Next week will be more meetings than events, but it is great to know that preparations for Becket 2020 are continuing to develop on a wide range of fronts. Among these will be the conference at Canterbury Cathedral in November 2020, for which the plenary speakers are already in place and the call for papers will go out fairly soon. Other events planned include an even bigger Medieval Pageant than usual, a light show and events linked to several other medieval saints up and down the country – a truly national celebration of cathedral cities in England and Wales.
Firstly, news about a forthcoming Centre’s colloquium in the Spring that is now on the ‘Future Events’ page on the Centre’s website: https://www.canterbury.ac.uk/arts-and-humanities/research-kent-history-and-archaeology/events.aspx
Before I come to the Nightingale Lecture, I just thought I would pass on several news items, and perhaps from the Centre’s perspective the most exciting is that the Tudors and Stuarts 2019 History Weekend webpages are now live thanks to Matthew Crockatt and Ruth Duckworth at the box office. Tickets can be booked from Monday 1 October and the short web address is https://www.canterbury.ac.uk/tudors-stuarts there is also a link on the Centre’s home page under ‘History Weekends’ and if you have any problems, please do contact Ruth at firstname.lastname@example.org or phone 01227 782994 (office hours Monday to Thursday). I hope that you like what you see in terms of choice as you build your pick-and-mix package.
Before I come to the Medieval Education Day report, I thought I would just mention one or two other events staff from the Centre have been doing this week. Firstly, Professor Louise Wilkinson went to give a lecture on Eleanor de Montfort and the Second Barons’ War to a group at Folkestone. Then I walked over to the International Study Centre at Canterbury Cathedral to give members of the Cathedral Guides a talk on civic institutions and civic ceremonies at the Kentish Cinque Ports in the Middle Age, and, finally, Dr Diane Heath gave a paper at a conference on magic at Oxford in which she focused on the phoenix.
This week has been a case of looking forward to the new academic year and the School of Humanities’ first intake of Medieval & Early Modern Studies Taught Masters students, some of who have opted to study late medieval and Tudor Canterbury as one of their option modules. This is very exciting and hopefully we will have a very enjoyable time.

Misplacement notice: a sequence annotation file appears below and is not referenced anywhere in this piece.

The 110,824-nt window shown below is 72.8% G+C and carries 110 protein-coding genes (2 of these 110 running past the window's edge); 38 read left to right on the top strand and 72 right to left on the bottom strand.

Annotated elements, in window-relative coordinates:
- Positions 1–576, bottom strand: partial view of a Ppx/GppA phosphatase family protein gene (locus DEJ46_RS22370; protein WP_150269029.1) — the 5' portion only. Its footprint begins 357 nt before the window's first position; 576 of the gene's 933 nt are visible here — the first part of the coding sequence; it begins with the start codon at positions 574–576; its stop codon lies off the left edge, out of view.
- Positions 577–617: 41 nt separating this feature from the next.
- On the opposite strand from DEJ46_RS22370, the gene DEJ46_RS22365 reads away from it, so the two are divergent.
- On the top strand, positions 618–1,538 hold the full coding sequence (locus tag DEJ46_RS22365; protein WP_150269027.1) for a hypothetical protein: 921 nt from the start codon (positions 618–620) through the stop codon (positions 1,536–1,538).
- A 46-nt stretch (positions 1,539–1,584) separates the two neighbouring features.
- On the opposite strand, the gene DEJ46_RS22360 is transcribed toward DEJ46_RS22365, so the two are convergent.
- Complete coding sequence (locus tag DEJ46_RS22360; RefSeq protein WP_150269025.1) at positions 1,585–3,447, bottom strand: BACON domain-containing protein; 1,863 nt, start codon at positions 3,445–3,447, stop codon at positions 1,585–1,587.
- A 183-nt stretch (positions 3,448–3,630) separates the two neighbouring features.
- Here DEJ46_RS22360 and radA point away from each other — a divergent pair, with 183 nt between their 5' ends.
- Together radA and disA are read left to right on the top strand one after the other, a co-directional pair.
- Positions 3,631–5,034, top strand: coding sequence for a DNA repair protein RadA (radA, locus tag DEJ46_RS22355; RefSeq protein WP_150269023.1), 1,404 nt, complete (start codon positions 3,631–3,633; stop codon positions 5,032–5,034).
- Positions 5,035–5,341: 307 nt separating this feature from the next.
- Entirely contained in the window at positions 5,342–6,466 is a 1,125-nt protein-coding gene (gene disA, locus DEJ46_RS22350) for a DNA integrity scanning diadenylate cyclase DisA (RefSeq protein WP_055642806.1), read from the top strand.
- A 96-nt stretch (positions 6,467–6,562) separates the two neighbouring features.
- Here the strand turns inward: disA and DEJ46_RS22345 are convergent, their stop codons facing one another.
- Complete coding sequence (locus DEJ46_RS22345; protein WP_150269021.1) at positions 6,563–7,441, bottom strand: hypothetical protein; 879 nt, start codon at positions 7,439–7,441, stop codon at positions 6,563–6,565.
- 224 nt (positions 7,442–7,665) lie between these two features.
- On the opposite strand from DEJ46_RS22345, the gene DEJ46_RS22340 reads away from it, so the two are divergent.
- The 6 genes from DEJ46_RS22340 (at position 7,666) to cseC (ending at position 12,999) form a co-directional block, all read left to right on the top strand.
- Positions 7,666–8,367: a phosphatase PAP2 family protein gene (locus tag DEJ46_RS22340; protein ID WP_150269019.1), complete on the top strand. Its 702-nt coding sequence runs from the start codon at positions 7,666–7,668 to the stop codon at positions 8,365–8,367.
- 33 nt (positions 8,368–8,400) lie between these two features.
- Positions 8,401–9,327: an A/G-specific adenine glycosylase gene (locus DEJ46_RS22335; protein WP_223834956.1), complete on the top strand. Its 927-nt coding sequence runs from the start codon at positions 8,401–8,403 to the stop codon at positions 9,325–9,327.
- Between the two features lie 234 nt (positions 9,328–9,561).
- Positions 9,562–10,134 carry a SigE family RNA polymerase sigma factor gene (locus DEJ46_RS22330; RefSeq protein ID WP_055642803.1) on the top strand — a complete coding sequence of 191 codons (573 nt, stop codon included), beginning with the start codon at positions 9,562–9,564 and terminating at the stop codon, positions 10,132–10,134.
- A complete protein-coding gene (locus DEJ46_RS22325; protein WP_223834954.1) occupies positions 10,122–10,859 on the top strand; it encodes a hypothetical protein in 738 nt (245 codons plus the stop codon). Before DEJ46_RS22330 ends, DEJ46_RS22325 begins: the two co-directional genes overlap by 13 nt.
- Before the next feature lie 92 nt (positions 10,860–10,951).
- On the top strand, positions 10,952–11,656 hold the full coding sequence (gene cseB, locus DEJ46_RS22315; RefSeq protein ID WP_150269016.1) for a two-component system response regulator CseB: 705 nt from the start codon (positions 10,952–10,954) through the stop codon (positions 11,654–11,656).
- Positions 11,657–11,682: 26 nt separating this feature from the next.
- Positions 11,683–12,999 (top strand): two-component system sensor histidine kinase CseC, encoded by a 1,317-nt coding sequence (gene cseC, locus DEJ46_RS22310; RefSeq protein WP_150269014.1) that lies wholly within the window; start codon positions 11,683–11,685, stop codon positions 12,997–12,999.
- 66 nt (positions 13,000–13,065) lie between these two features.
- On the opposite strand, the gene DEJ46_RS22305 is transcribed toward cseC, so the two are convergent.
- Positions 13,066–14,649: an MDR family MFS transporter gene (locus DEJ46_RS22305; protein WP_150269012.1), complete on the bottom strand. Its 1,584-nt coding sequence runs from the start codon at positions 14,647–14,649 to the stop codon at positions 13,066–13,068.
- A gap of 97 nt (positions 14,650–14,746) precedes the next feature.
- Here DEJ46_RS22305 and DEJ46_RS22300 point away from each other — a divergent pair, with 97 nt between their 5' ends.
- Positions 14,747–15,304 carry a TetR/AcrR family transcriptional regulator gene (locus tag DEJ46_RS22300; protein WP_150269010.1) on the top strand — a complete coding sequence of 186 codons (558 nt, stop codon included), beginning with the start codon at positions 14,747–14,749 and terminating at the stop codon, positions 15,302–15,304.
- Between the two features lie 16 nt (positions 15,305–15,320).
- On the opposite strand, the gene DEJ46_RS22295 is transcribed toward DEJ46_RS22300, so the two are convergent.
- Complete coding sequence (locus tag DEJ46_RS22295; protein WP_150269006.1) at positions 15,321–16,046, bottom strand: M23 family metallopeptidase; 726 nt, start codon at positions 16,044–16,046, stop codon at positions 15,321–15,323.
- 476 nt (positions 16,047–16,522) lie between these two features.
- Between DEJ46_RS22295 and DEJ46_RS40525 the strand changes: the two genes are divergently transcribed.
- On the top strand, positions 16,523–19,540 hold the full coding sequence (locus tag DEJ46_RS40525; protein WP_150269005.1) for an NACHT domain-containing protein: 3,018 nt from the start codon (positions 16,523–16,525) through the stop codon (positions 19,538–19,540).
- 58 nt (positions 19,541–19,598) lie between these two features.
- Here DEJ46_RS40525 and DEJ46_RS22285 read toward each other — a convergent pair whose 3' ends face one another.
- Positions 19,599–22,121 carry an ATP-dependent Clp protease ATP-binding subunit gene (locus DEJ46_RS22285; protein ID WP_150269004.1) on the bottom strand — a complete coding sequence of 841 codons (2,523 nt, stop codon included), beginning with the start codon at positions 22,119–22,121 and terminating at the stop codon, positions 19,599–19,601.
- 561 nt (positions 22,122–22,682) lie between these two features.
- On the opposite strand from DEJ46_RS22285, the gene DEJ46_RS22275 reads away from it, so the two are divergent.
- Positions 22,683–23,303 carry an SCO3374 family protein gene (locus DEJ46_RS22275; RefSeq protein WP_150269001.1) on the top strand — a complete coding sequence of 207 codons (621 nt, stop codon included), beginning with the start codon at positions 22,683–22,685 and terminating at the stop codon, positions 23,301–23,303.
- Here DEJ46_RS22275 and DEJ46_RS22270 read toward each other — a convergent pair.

I’m delighted to say that the ‘Tudors and Stuarts History Weekend 2019’ website is almost there and all being well it will be possible to book tickets for the tours from later next week, including those led by Paul Bennett (Canterbury Archaeological Trust). These tickets always go pretty quickly, so if you are interested, please do book early to avoid disappointment.
It won’t be long before we are into the Centre’s autumn events, and, as well as the Nightingale Lecture mentioned last week, it is with great pleasure that I want to let you know that Dr Rachel Koopmans has agreed to give the annual Becket Lecture in either November or early December, when she will discuss her new and exciting findings regarding the Becket miracle windows.
This week has been more a matter of meetings and looking forward to future events rather than events themselves. Included in the latter is most definitely the last of the ‘Young Medievalists’ Corner’ activity days on Saturday 21 July at 12 Market Place, Faversham. If you are in the area, please do drop in between 10am and 4pm, it is free to explore the ‘Medieval Faversham’ exhibition and to take part in the activities organised by Dr Diane Heath and Harriet Kersey.
Before I come to ‘Maritime Kent though the Ages’ this weekend and the great array of speakers, I thought I would very briefly mention that I attended two of the sessions last Saturday of the University of Kent’s Medieval and Early Modern Studies Summer Festival that featured six speakers from Canterbury Christ Church University.
Some encouraging news, it seems likely that we will receive the necessary funding to be able to produce the 2nd phase of the ‘Medieval Faversham’ exhibition. Consequently, Dr Diane Heath is checking what we would like to add to the items we didn’t produce last time when the funds ran out. These will include about three more exhibition boards, such as Faversham Abbey’s ‘Book of the Dead’. We also hope to have several more pop-up banners that have the added advantage of being flexible regarding where they are displayed, two life-size figures of King Stephen and Queen Matilda, and items for the ‘Young Medievalists’ corner. All being well, the exhibition will open early July, but as soon as I know more I’ll let you know.